Australian police raided today the Sydney home of Craig Steven Wright, an academic and entrepreneur, and believed to be the creator of bitcoin.

Since 2009, Satoshi Nakamoto was the name plastered on the bitcoin model. Many individuals and online sleuths have been trying to identify Nakamoto's real identity, including The New York Times, Newsweek and many others, with no luck.

Wired, however, was able to come up with substantial evidence that supports the fact that Nakamoto is Wright. On top of that, Gizmodo also published an article that strongly reinforces the claim.

 The two websites conducted their investigations based on leaked emails, documents and whatnot, which include a written copy of a discussion between Wright and Australian tax officials.

The police raids were carried out a couple of hours after Wired and Gizmodo published their findings. The Australian Federal Police (AFP) says, however, that the websites did not have anything to do with its plans.

"[Officers'] presence at Mr. Wright's property is not associated with the media reporting overnight about bitcoins," the AFP says.

In line with what's listed on Wright's LinkedIn account, he is apparently the chief executive officer of DeMorgan Ltd, which is described as a "pre-IPO Australian listed company focused on alternative currency, next generation banking and reputational and educational products with a focus on security and creating a simple user experience."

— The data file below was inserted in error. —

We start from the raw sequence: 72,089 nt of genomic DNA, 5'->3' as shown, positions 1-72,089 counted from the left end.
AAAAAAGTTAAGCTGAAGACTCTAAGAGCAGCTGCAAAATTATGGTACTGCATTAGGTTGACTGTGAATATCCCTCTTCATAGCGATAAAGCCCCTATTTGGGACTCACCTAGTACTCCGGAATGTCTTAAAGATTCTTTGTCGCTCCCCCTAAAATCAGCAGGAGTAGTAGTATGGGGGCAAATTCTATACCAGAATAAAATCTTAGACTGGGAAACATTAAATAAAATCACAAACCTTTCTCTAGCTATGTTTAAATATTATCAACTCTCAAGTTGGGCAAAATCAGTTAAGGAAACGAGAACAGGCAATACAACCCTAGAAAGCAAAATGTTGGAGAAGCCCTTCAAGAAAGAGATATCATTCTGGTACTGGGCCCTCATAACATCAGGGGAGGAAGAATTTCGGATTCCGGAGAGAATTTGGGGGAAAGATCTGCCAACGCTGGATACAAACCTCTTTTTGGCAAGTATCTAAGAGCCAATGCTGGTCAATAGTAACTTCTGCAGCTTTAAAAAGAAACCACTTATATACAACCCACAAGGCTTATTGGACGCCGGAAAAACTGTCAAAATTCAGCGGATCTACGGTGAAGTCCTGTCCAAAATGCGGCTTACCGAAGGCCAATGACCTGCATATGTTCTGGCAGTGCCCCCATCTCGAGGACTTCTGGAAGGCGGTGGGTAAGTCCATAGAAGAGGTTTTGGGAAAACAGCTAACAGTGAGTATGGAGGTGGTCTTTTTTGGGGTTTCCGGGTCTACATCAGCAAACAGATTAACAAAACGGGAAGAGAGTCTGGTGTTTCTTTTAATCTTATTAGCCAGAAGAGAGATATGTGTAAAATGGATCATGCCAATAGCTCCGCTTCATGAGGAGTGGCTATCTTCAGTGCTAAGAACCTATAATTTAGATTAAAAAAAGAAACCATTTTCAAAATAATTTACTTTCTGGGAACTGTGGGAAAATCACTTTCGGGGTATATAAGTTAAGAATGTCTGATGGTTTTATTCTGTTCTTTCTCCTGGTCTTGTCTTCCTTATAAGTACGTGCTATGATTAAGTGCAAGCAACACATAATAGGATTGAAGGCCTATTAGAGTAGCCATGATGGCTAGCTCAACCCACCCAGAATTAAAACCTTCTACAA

"[D]espite a massive trove of evidence, we still can't say with absolute certainty that the mystery is solved. But two possibilities outweigh all others: Either Wright invented bitcoin, or he's a brilliant hoaxer who very badly wants us to believe he did," Wired says.

Bitcoin has grown to become a full-fledged currency that totals to about £3.3 (roughly $4.9 billion) billion in value.

Back in September, major Australian banks announced that they were closing accounts of bitcoin companies. As a result, 13 digital currency providers went out of business, and most Australian businesses were gradually losing interest in the cryptocurrency.

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